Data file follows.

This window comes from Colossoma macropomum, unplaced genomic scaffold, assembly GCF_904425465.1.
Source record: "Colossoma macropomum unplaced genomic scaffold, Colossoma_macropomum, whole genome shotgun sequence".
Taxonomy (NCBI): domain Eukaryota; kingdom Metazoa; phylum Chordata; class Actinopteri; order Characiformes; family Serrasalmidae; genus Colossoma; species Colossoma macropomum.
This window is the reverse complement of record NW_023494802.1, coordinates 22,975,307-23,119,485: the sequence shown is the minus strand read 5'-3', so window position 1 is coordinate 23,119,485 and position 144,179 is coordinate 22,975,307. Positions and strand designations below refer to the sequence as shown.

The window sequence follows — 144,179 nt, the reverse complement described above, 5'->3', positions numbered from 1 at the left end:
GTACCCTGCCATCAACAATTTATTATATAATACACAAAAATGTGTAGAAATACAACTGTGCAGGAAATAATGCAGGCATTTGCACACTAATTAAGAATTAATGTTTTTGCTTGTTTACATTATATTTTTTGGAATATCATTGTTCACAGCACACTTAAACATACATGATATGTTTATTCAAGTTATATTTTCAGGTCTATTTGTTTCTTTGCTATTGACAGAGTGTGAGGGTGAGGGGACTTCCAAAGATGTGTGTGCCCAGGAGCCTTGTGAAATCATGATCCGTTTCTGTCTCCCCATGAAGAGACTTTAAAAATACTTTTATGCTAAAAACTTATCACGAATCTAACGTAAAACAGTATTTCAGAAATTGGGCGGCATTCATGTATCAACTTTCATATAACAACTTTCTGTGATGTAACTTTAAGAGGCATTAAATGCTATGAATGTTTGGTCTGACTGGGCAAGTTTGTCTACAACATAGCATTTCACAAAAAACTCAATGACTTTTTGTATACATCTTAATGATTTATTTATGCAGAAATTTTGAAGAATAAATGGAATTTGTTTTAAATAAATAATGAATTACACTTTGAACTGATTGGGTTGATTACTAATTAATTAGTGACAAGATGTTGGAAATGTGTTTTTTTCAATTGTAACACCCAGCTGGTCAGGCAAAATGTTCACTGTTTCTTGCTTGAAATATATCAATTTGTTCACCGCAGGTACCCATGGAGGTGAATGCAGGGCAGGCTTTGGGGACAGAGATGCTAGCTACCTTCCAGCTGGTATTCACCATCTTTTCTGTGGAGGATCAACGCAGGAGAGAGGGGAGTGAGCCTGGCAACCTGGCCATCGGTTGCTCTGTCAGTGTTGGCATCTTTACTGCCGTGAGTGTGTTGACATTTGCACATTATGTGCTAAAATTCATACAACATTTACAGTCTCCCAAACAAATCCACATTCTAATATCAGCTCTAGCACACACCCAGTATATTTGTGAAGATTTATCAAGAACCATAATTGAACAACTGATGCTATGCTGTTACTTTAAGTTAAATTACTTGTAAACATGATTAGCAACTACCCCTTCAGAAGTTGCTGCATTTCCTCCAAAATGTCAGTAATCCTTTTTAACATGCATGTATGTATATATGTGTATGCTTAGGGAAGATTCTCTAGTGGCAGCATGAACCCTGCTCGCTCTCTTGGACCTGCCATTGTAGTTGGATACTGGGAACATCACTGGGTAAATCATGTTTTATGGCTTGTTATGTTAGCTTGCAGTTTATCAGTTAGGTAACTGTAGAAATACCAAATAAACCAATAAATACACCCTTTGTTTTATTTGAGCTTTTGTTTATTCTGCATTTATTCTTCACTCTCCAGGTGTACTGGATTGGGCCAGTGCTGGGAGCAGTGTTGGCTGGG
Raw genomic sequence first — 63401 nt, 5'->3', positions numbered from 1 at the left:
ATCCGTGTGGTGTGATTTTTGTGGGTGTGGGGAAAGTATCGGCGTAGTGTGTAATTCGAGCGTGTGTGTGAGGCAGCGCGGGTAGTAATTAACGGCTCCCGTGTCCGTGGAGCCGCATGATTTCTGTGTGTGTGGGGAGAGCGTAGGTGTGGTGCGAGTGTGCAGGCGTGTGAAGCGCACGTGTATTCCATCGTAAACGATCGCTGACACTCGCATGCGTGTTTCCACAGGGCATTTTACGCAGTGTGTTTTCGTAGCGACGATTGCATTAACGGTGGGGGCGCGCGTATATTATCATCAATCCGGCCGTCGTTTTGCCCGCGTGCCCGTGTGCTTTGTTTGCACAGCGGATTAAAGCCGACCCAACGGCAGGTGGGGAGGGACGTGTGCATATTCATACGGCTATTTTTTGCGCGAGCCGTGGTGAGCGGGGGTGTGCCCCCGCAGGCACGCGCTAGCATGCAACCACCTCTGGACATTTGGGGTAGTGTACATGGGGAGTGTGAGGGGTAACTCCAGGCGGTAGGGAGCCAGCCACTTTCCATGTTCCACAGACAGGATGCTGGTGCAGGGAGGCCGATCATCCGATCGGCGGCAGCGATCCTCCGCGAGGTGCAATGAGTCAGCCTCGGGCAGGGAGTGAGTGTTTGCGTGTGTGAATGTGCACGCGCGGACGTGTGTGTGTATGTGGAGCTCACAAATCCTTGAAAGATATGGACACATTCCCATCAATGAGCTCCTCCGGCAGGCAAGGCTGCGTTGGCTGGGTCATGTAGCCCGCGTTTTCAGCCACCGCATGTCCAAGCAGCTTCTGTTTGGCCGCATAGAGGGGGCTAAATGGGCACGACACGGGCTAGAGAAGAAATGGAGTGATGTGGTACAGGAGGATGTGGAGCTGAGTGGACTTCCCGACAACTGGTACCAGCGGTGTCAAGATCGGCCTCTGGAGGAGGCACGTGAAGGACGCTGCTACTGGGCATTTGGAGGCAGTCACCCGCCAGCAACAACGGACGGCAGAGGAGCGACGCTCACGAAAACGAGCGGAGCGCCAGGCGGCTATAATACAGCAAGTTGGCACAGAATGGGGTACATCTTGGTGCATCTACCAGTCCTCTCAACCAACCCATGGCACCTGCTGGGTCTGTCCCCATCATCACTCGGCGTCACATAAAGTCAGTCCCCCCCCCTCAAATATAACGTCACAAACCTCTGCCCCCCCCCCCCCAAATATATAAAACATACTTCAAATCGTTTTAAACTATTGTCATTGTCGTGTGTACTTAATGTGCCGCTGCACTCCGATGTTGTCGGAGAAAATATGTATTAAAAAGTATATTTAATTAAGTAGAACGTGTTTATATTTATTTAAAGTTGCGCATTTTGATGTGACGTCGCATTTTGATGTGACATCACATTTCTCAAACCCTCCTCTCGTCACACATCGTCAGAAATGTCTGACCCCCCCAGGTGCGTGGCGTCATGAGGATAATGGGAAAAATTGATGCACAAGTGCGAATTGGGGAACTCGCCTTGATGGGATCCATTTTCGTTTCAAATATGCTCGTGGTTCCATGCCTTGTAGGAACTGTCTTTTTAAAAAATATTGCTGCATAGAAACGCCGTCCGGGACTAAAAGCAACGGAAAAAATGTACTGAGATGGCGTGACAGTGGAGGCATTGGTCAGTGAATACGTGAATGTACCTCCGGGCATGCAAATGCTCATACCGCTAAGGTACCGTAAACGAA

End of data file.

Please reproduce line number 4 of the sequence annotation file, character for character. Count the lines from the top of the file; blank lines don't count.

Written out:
This window is the reverse complement of record NW_023494802.1, coordinates 22,975,307-23,119,485: the sequence shown is the minus strand read 5'-3', so window position 1 is coordinate 23,119,485 and position 144,179 is coordinate 22,975,307. Positions and strand designations below refer to the sequence as shown.